Eric Evans, a seasoned expert with 20 years of experience in data risk and compliance, provides valuable insights into the role of predictive analytics in managing financial risk. As a partner at Rapid Ratings, Eric discusses the impact of rising interest rates and leveraged debt on companies, particularly in the wake of the COVID-19 pandemic. 

One of the key challenges highlighted by Eric is the need to assess the financial health of critical relationships within the supply chain. By segmenting companies based on their criticality and leveraging predictive analytics, organizations can gain deeper insights into potential risks and opportunities. 

Furthermore, Eric emphasizes the importance of continuous monitoring and due diligence in supplier onboarding processes. With the help of platforms like Trust Your Supplier, organizations can customize their monitoring strategies to align with their specific needs and priorities. 

Chad echoes the importance of resilience in today’s business landscape, emphasizing the interconnected nature of financial, operational, and environmental risks. By leveraging technology and expert insights, organizations can better anticipate and mitigate potential risks, ensuring long-term sustainability and growth. 

In conclusion, mitigating financial risk in procurement requires a holistic approach that integrates technology, expertise, and strategic partnerships. By leveraging predictive analytics, continuous monitoring, and customized solutions, organizations can unlock added value while safeguarding against potential risks, ensuring resilience and success in today’s dynamic business environment. 

Trust Your Supplier (TYS) is a Small, Minority, and Woman-owned business with a global reach offering an innovative blockchain-based solution for supplier and risk management to large and mid-size enterprises. By harnessing the immutability of the blockchain, TYS ensures daily monitoring, and historical, predictive, and prescriptive risk insights, enabling trusted data exchange and workflow automation beyond traditional boundaries. This distributed ledger technology fosters transparency, efficiency, and empowerment for businesses to manage suppliers and mitigate risks effectively.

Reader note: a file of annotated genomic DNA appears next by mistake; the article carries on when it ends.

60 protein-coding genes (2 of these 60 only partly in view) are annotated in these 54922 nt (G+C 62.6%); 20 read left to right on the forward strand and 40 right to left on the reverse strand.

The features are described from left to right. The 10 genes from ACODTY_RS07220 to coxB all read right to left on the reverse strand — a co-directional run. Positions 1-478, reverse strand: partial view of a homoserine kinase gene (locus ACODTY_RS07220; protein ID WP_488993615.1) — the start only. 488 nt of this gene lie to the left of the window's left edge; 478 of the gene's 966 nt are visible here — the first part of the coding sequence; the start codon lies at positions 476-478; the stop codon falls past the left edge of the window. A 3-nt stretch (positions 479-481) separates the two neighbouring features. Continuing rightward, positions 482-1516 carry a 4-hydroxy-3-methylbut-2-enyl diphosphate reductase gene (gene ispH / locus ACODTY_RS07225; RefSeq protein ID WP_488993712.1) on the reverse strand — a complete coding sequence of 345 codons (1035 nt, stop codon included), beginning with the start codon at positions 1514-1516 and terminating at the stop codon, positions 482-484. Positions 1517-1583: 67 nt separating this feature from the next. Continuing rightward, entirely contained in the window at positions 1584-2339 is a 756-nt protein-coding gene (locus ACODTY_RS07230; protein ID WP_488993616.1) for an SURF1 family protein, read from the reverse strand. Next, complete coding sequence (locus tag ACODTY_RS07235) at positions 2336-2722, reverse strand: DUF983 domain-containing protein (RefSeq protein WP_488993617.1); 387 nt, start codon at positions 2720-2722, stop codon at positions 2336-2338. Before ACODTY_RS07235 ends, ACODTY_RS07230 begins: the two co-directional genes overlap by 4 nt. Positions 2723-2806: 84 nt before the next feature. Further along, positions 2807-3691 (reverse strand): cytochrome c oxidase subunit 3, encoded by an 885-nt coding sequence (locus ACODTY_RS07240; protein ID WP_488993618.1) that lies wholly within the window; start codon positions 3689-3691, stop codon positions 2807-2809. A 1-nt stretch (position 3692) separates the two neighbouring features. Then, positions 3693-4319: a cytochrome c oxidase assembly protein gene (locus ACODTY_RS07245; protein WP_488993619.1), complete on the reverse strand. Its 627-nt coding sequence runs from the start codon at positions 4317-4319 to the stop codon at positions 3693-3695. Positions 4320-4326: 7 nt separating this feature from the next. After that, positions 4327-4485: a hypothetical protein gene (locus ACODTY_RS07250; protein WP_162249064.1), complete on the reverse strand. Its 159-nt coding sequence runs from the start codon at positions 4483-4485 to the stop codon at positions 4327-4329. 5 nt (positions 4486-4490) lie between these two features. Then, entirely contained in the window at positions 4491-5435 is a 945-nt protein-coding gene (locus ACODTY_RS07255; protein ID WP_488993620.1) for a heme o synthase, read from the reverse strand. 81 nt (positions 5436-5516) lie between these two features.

Top 5 Regulatory Compliance Issues Facing Financial Services in the Next 5 Years

by Michelle Armstrong, TYS Global VP of Value Solutions Consultant and Nick Picone, TYS VP of Advisory Practice

In today’s swiftly and sometimes frantically evolving financial landscape, the banking sector faces an array of complex regulatory challenges. From environmental sustainability and cybersecurity to operational resilience and financial integrity, banks must navigate a labyrinth of compliance issues critical to their success and sustainability. Amidst this dynamic environment, innovative solutions like Trust Your Supplier (TYS) are emerging as key enablers, offering banks an efficient and secure way to manage supplier due diligence and compliance.  

This blog delves into the top five regulatory compliance issues facing banks in the next five years, highlighting how technologies such as TYS and strategic partnerships with entities like Moody’s, RapidRatings, EcoVadis, and Dun and Bradstreet can play a transformative role in meeting these challenges. We will explore the complexities of each regulatory area and how leveraging TYS can aid banks in complying with these evolving requirements and gaining a competitive edge in the banking industry. 

  1. Climate Change and ESG (Environmental, Social, and Governance):

OCC and Global Regulatory Frameworks: The Office of the Comptroller of the Currency (OCC) in the United States, alongside global regulatory bodies, are increasingly focusing on how banks address climate-related financial risks. This includes the development of risk management frameworks that incorporate climate-related risks in their lending and investment practices.